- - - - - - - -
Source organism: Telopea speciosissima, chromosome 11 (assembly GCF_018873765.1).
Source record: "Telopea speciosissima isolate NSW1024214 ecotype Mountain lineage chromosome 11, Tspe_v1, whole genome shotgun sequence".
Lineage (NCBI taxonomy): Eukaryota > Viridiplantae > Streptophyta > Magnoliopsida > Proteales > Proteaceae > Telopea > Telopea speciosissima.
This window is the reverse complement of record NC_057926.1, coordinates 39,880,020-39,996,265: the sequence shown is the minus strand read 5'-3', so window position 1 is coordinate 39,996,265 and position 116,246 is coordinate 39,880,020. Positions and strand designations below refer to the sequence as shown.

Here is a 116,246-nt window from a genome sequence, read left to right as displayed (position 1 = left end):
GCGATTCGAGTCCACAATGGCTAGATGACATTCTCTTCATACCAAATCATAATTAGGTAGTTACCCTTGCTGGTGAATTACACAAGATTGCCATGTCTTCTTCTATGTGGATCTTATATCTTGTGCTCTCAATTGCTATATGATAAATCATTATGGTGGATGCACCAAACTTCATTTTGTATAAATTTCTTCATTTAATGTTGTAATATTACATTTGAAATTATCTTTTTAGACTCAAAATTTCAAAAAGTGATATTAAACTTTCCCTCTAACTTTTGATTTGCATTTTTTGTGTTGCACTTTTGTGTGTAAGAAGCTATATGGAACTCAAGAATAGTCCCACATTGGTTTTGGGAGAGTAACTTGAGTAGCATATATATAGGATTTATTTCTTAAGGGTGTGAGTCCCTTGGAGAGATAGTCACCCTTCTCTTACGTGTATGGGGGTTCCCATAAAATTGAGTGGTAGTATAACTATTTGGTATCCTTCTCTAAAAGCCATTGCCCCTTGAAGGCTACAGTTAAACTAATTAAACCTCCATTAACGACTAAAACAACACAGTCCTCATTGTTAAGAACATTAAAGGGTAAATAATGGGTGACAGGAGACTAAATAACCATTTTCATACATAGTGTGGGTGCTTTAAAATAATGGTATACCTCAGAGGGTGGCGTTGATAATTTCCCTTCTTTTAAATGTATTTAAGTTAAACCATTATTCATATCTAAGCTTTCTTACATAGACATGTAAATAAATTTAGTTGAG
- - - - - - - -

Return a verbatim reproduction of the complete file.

Source organism: Telopea speciosissima, chromosome 11 (assembly GCF_018873765.1).
Source record: "Telopea speciosissima isolate NSW1024214 ecotype Mountain lineage chromosome 11, Tspe_v1, whole genome shotgun sequence".
Lineage (NCBI taxonomy): Eukaryota > Viridiplantae > Streptophyta > Magnoliopsida > Proteales > Proteaceae > Telopea > Telopea speciosissima.
This window is the reverse complement of record NC_057926.1, coordinates 39,880,020-39,996,265: the sequence shown is the minus strand read 5'-3', so window position 1 is coordinate 39,996,265 and position 116,246 is coordinate 39,880,020. Positions and strand designations below refer to the sequence as shown.

Here is a 116,246-nt window from a genome sequence, read left to right as displayed (position 1 = left end):
GCGATTCGAGTCCACAATGGCTAGATGACATTCTCTTCATACCAAATCATAATTAGGTAGTTACCCTTGCTGGTGAATTACACAAGATTGCCATGTCTTCTTCTATGTGGATCTTATATCTTGTGCTCTCAATTGCTATATGATAAATCATTATGGTGGATGCACCAAACTTCATTTTGTATAAATTTCTTCATTTAATGTTGTAATATTACATTTGAAATTATCTTTTTAGACTCAAAATTTCAAAAAGTGATATTAAACTTTCCCTCTAACTTTTGATTTGCATTTTTTGTGTTGCACTTTTGTGTGTAAGAAGCTATATGGAACTCAAGAATAGTCCCACATTGGTTTTGGGAGAGTAACTTGAGTAGCATATATATAGGATTTATTTCTTAAGGGTGTGAGTCCCTTGGAGAGATAGTCACCCTTCTCTTACGTGTATGGGGGTTCCCATAAAATTGAGTGGTAGTATAACTATTTGGTATCCTTCTCTAAAAGCCATTGCCCCTTGAAGGCTACAGTTAAACTAATTAAACCTCCATTAACGACTAAAACAACACAGTCCTCATTGTTAAGAACATTAAAGGGTAAATAATGGGTGACAGGAGACTAAATAACCATTTTCATACATAGTGTGGGTGCTTTAAAATAATGGTATACCTCAGAGGGTGGCGTTGATAATTTCCCTTCTTTTAAATGTATTTAAGTTAAACCATTATTCATATCTAAGCTTTCTTACATAGACATGTAAATAAATTTAGTTGAG